T.O.W.

photo: S. Brutger

photo: S. Brutger

I read an article recently that used an acronym I had not seen before; T.O.W. Time On the Water. It immediately resonated with me. In a life of fishing and guiding, your time spent on the water is the defining characteristic of your existence. In other spheres they call it field time, and at NASA I imagine they call it space time. It's about immersion to the point of heightened observation. Maybe pure observation. 

Nothing makes up for time on the water; no Yeti cooler, no Orvis H3 flyrod, no Hatch reel. Nothing will save your bacon if you haven't put in your days and made the observations necessary to produce in the moment. I have tested this theory and found it to be true time and time again. You can get lucky here and there, and it helps to be fishy, but there is no substitute for having been there before, and acting like it.

On my home water, the Missouri River, life gets easier when you pay attention with your time on the water. Fish tend to rise in the same spots day after day. They like to eat flies presented a certain way more than they care about the fly pattern.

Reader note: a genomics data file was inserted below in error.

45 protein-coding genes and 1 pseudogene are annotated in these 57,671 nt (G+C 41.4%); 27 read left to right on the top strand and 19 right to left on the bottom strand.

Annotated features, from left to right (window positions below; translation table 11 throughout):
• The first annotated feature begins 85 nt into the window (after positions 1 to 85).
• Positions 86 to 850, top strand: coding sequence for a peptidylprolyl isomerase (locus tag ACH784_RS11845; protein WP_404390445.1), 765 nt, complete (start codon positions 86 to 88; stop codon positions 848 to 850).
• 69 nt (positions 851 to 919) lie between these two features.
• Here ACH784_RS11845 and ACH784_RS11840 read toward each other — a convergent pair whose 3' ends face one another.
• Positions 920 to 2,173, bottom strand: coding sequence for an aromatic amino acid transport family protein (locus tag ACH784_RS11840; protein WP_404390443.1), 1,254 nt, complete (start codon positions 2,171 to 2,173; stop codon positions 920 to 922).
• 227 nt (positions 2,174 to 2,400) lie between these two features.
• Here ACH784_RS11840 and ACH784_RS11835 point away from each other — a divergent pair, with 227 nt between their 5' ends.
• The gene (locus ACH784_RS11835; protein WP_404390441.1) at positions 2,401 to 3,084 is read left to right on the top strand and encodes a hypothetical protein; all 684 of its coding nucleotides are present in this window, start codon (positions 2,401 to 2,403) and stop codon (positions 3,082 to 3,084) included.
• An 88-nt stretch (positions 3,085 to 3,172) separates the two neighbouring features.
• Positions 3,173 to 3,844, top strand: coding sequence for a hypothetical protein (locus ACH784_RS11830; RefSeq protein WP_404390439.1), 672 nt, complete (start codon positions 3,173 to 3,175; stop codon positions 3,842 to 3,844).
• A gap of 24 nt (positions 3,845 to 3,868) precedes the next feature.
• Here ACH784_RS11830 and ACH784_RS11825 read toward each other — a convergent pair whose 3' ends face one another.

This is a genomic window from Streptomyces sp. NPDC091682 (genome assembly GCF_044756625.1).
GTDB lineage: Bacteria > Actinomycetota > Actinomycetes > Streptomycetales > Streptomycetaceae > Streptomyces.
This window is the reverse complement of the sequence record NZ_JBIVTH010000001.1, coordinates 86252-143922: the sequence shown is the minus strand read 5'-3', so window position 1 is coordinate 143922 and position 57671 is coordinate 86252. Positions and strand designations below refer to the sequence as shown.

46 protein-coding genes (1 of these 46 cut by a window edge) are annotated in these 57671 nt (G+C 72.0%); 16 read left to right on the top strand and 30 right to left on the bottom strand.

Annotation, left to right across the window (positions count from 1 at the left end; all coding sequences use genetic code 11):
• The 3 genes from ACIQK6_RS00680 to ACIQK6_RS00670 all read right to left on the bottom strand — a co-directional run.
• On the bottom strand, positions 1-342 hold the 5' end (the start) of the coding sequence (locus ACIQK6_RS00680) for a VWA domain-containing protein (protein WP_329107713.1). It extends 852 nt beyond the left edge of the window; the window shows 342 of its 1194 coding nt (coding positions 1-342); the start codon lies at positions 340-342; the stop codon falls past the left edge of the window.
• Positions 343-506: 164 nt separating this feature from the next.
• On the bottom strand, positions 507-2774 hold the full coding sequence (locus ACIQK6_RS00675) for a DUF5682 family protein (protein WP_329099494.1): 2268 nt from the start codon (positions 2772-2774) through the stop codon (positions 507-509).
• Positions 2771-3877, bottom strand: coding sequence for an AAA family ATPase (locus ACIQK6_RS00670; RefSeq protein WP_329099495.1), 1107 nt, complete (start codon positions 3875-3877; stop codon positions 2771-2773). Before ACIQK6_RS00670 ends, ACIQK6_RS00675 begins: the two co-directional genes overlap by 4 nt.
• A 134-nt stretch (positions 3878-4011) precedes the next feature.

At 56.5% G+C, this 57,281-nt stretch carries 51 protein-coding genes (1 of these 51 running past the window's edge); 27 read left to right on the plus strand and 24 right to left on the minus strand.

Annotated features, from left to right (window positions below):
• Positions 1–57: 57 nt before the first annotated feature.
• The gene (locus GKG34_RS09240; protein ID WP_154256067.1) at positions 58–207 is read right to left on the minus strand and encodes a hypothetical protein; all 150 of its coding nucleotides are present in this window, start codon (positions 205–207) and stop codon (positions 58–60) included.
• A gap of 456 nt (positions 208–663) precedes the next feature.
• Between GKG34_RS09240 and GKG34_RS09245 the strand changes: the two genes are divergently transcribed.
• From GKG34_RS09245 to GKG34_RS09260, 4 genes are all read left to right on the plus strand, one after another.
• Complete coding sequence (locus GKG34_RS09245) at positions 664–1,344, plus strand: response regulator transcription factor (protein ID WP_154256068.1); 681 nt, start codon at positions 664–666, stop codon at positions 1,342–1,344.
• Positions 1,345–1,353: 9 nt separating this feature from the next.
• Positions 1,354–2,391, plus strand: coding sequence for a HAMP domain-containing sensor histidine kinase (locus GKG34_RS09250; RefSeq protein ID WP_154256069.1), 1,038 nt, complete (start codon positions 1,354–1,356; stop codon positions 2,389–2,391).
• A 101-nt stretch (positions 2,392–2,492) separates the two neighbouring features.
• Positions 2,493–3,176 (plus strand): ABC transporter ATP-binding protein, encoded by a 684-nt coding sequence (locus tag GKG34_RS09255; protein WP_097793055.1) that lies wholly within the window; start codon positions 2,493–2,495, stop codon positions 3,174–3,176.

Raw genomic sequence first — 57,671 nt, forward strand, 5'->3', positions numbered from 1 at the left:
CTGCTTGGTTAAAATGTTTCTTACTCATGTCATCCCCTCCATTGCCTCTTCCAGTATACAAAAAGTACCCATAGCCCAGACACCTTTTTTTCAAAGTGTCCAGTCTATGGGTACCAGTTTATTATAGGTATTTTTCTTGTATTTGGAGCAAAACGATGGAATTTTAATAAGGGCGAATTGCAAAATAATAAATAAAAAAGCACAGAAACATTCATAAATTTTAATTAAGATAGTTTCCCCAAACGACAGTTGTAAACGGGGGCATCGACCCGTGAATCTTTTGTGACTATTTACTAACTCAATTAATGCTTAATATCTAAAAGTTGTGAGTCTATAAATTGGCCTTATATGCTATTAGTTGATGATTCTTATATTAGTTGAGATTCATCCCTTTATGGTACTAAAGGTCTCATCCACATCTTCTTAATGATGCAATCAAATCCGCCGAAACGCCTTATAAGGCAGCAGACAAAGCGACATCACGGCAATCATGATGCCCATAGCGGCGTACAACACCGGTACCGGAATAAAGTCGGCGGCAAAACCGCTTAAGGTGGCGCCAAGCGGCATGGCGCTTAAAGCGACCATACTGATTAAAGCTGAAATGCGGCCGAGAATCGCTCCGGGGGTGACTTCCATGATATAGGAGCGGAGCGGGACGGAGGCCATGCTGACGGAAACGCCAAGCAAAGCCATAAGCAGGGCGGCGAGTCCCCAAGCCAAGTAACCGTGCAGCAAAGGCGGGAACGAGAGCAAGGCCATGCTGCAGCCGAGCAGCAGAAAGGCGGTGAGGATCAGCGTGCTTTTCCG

Bugs tend to hatch in the same stretches of the river. They like to do it in rhythms that can be predictable. Other anglers and floaters tend to be predictable too, and finding the elbow room you want for good fishing is usually just a matter of timing and patience.

Tendencies become truths once you've observed them enough times, and then you can make better fishing plans based on them. Of course the most important thing time on the water can teach you is the simplist - nothing is guaranteed, expect the unexpected, prepare for everything and keep logging your time.